Socially responsible impact investing (SRI) was born out of the idea that the way we spend and invest our money has consequences—both good and bad. Today, SRI investors are weighing financial performance alongside social and environmental factors, choosing investment opportunities that align with their values without sacrificing performance. For many, that means directing investment capital into responsible, transparent businesses, organizations and funds that can deliver a measurable financial, social and environmental return.
The US SIF Foundation’s 2016 biennial report on the scope of sustainable, responsible and impact investing in the United States found:
SRI investors are often motivated to invest in businesses and organizations that advance social, environmental and governance (ESG) practices. Some specific issues of concern to SRI investors include:
Screening refers to the practice of selecting companies for investment using social and environmental criteria. Negative screening excludes investing in companies that are engaging in business practices that are not socially responsible. Positive screening selects companies for investment based on their commitment and adherence to socially responsible business practices.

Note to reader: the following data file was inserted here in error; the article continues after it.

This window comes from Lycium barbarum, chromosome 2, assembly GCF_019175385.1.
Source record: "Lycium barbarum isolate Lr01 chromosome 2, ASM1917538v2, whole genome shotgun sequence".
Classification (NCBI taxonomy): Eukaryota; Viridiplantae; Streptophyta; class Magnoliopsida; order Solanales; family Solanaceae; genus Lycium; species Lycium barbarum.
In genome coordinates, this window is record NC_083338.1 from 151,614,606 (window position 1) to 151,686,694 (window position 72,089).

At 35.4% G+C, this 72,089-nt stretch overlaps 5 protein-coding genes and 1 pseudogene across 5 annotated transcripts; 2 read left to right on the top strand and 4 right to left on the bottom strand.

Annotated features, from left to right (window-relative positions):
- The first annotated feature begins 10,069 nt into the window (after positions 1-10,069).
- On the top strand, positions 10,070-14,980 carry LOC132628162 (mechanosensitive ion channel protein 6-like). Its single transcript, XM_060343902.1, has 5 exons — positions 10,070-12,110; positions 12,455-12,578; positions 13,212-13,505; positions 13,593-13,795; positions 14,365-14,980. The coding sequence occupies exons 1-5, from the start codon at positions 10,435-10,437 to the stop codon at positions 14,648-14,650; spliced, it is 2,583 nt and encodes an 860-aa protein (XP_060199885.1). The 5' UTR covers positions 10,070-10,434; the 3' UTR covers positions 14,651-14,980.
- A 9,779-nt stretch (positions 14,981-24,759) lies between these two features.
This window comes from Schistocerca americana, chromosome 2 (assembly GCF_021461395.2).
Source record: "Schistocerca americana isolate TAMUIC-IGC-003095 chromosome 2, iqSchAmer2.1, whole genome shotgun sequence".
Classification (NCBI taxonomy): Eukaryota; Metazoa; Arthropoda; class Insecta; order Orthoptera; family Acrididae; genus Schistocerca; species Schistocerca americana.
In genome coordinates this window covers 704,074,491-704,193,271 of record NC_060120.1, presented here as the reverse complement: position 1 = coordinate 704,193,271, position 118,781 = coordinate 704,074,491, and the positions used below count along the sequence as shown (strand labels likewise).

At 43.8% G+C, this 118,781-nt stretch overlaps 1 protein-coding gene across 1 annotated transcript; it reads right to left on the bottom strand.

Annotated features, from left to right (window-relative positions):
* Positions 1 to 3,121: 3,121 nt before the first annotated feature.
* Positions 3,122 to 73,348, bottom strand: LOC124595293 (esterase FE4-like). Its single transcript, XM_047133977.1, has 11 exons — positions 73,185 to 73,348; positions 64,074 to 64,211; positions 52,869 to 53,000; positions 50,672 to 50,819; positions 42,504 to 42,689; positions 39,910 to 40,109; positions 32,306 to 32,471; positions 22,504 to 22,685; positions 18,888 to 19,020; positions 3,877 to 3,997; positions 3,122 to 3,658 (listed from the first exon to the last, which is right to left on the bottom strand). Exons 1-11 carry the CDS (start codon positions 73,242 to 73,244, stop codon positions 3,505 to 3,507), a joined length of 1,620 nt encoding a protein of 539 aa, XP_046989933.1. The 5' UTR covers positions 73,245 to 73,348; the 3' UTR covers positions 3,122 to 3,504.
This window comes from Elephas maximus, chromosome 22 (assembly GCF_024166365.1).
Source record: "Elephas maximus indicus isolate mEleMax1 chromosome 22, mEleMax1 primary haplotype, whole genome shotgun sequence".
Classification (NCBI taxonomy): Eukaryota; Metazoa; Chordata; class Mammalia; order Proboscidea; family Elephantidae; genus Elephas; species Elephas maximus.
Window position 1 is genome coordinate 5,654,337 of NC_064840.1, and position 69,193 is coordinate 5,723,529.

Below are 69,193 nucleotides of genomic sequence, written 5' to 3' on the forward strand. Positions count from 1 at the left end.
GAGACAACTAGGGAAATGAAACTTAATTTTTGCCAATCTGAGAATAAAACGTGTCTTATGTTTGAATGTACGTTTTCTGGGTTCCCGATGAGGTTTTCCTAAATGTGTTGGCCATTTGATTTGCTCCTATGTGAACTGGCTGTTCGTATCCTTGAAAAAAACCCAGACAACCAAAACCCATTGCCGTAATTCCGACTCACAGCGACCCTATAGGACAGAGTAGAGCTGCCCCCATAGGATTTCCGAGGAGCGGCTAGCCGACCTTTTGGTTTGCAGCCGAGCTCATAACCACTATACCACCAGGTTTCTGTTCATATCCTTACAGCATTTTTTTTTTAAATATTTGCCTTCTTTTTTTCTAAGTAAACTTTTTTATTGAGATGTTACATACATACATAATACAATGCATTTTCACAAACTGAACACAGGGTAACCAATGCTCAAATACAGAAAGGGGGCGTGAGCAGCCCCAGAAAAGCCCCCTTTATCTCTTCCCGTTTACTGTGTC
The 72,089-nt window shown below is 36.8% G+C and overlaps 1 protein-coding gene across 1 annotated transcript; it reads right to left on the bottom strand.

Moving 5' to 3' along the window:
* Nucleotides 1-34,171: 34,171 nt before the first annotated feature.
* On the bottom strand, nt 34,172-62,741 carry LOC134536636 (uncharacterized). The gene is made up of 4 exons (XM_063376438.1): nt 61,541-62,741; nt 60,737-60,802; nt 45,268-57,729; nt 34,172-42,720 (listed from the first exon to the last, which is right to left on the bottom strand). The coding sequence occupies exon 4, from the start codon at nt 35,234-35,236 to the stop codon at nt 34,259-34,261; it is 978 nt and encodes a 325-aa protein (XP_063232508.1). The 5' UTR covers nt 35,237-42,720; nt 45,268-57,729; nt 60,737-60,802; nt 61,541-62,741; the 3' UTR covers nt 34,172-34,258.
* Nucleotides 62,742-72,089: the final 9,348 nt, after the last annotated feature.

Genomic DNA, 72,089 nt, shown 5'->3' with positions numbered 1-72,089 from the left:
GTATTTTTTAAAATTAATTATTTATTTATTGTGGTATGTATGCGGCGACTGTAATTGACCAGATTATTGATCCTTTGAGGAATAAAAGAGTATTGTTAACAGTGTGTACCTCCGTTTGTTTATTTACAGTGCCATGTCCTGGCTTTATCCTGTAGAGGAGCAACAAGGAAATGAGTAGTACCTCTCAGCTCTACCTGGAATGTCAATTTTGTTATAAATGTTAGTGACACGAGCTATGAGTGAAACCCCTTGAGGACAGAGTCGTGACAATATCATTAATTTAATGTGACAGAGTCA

Owning shares in a company gives investors a defined path for advocacy, activism and engagement around the issues they care about. Shareholders may file or co-file Shareholder or Proxy Resolutions that serve the purpose of bringing important issues to the attention of company management. This process can affect change at the institutional level, prompting dialogue and agreements between the filers and company management.
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